I was in New Delhi, India for the last couple of weeks visiting family. The trip has also been an interesting experience looking at how people use mobile phones here. Here are some observations.
Most folks in India are on Android, though I did see more iPhones than I thought I would. The Android devices are those I have never seen before. Pictured below are my parents’ and brother’s phone. The one on the left is from a company called CoolPad, the middle is a Xiaomi Mi 4i and the one on the right is an Asus. All of these are ₹10,000 to ₹15,000, which translates to around $150 to $225. And they work really well. I am particularly impressed by the Xiaomi which has a very nice UI language and generally performs pretty well (why can Xiaomi do such a good job at UI and the much bigger Samsung cannot is a mystery to me)
Also, I didn’t see many phablets, though I did see a bunch of cheap and really small Android phones.
Almost everyone in India seems to be on WhatsApp (unsurprisingly the #1 free app in India), and are on numerous WhatsApp groups that range from family groups to local neighborhood communities. WhatsApp has surprisingly few features compared to other messaging apps and yet, even though there may be other apps with features (specific to commerce for example), WhatsApp is where all the commerce happens.
ShareIt, a file transfer tool by Lenovo, is the #2 free app on the store beating even Facebook which is at #3. Guess file transfer between phones is a big thing here.
Another thing I was surprised to notice was that people were pretty open to accepting calls from unknown numbers (I mostly let those go to voicemail and I know most of my American friends do as well). This also makes Truecaller a pretty essential app here.
I actually like the Truecaller experience, which opens a small overlay every time a call comes in with information on the caller. As of this writing, Truecaller is #7 free app on the Google Play Store in India.
Pre-Paid plans and Missed Calls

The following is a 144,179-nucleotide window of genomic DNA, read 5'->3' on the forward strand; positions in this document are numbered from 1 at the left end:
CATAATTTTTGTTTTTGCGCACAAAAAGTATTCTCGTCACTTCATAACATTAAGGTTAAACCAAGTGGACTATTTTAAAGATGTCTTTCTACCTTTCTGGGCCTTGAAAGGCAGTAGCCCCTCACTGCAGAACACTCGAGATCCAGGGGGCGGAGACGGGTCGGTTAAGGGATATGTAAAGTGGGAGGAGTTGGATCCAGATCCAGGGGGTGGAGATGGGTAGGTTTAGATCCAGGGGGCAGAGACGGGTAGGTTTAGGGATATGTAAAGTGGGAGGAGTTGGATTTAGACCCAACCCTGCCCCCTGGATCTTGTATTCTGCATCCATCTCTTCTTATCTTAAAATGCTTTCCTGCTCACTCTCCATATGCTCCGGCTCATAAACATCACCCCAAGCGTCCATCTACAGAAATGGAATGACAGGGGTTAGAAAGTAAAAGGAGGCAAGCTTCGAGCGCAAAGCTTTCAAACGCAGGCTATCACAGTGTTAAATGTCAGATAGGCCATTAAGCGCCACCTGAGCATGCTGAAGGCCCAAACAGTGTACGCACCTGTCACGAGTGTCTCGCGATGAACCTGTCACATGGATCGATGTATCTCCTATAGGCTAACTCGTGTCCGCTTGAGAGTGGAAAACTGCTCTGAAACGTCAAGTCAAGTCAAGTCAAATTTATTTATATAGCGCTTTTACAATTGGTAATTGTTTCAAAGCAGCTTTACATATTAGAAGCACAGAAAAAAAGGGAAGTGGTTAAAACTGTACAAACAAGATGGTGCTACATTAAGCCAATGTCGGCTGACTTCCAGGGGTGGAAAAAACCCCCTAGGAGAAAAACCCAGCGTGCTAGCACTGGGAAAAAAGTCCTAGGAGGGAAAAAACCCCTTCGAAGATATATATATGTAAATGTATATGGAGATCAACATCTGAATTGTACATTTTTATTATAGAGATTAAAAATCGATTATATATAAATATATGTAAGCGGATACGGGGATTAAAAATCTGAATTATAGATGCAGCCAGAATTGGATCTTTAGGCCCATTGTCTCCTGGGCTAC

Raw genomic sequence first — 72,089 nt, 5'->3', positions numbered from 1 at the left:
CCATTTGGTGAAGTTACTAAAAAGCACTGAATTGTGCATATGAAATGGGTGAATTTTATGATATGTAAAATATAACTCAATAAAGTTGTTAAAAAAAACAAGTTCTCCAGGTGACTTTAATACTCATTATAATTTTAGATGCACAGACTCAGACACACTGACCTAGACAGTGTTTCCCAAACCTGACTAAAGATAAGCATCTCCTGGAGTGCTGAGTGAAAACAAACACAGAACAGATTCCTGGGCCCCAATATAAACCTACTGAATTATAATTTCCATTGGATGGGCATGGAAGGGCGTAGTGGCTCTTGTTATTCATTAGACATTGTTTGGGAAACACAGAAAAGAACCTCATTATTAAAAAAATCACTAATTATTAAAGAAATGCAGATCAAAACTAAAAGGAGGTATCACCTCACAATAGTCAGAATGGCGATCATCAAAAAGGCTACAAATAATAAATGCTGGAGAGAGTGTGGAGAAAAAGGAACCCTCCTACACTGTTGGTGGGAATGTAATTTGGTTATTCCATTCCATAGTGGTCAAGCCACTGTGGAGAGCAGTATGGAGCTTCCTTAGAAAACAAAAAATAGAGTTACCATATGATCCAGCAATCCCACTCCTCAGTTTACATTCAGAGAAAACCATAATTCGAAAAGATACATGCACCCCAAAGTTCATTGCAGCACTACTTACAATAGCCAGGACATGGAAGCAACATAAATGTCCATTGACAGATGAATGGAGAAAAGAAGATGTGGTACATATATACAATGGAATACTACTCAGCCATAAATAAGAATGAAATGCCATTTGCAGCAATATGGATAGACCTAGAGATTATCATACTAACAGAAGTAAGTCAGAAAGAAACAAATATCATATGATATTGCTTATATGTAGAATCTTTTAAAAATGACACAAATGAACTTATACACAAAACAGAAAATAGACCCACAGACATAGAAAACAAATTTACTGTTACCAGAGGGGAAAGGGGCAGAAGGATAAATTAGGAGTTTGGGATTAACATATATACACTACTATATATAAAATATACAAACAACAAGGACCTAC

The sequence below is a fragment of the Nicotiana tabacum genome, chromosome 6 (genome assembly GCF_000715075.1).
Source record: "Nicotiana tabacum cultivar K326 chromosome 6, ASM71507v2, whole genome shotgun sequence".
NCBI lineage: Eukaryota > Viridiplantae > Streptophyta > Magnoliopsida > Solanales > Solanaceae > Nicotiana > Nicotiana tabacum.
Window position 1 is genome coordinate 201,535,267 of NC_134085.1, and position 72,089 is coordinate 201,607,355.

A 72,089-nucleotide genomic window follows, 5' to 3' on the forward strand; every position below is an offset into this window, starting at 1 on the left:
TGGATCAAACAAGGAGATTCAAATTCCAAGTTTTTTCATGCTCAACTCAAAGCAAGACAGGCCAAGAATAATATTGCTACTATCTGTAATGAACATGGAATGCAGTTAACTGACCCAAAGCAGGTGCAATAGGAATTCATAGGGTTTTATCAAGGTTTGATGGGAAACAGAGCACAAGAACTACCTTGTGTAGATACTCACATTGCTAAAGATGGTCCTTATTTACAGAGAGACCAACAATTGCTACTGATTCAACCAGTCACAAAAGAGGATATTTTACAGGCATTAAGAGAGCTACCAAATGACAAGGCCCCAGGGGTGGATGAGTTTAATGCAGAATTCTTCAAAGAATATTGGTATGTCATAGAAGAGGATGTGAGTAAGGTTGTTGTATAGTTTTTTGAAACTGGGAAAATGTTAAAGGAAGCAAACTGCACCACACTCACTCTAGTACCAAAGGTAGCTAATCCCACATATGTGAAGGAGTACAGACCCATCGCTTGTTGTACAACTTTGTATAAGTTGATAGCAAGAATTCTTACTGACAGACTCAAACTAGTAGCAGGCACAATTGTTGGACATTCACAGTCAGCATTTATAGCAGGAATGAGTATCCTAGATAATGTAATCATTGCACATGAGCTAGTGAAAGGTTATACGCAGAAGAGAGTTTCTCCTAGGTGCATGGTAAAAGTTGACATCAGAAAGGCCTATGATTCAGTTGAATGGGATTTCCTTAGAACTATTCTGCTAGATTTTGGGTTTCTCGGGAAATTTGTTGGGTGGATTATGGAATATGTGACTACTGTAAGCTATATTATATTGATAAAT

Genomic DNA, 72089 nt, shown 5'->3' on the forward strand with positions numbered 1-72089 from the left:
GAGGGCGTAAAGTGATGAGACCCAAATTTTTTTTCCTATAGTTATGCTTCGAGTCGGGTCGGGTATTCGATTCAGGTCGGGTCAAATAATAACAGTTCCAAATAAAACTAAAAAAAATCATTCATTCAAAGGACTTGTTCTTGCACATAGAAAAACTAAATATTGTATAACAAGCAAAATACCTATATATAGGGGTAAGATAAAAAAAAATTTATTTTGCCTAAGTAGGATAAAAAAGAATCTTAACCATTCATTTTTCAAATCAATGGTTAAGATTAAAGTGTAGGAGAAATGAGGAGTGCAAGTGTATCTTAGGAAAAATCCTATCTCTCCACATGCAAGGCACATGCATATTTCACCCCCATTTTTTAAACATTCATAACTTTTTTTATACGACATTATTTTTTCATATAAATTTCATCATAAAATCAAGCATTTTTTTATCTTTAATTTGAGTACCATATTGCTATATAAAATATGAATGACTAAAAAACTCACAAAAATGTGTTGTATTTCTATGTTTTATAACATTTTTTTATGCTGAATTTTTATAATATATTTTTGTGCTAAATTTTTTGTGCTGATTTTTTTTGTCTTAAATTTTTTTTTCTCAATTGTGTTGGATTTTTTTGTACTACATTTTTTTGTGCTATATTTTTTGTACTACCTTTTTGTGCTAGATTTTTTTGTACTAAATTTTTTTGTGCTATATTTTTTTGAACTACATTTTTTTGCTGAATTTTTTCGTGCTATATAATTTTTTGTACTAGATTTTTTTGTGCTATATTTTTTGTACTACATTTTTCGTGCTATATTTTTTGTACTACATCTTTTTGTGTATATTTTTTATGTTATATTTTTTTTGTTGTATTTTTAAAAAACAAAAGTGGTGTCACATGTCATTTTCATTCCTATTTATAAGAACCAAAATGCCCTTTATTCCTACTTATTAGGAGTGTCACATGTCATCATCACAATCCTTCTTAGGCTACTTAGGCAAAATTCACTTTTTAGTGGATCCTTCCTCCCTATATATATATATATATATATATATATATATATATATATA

Unlike the US where almost everyone is on unlimited calls, people here still have plans with limited number of minutes. A lot of communication happens by just missed calls, whether its just signaling (“Send me a missed call when you have reached so-and-so place”) or with a second call from a land-line by the receiver of the missed call (incoming calls are free). Even ads on TV and radio mention phone numbers that you give a missed call to and they’ll call back with more information.
(While the idea of the missed call seems weird, it reminds me of the Yo app. Both allow a very simple message to be interpreted in a variety of ways)
People also add minutes to their plans using scratch cards, which also apparently make great give aways at events.
Phone: The original Conversational Commerce app
The term conversational commerce has been getting pretty popular lately as companies build AI and Natural Language based systems where you would be able to talk to different services (like Uber) as opposed to using an app. The original version of that is how services are still used in India. Almost every service like groceries, food delivery etc is a phone call away and most people I met prefer to just call rather than deal with an app or a website. Apps like Whatsapp will also soon allow you to call a merchant from right inside the app which seems to be how folks prefer to do business in India.
I met a few entrepreneurs at a local event in Delhi and it was interesting to see their challenges. Some are familiar, like general lack of engagement with apps in a very crowded app market. Others seem more unique to India, like a general unwillingness to pay for digital services for lack of trust or low perceived value for the services. Poorer connectivity is also an issue and quite a few apps (like Google Transit for example) give you options to download the data for offline usability.
An interesting point that came up in the conversation is the growing need for localization in apps. While a fair bit of the country speaks English, as mobile devices become more accessible to even the remotest part of India, support for regional languages is becoming more and more important.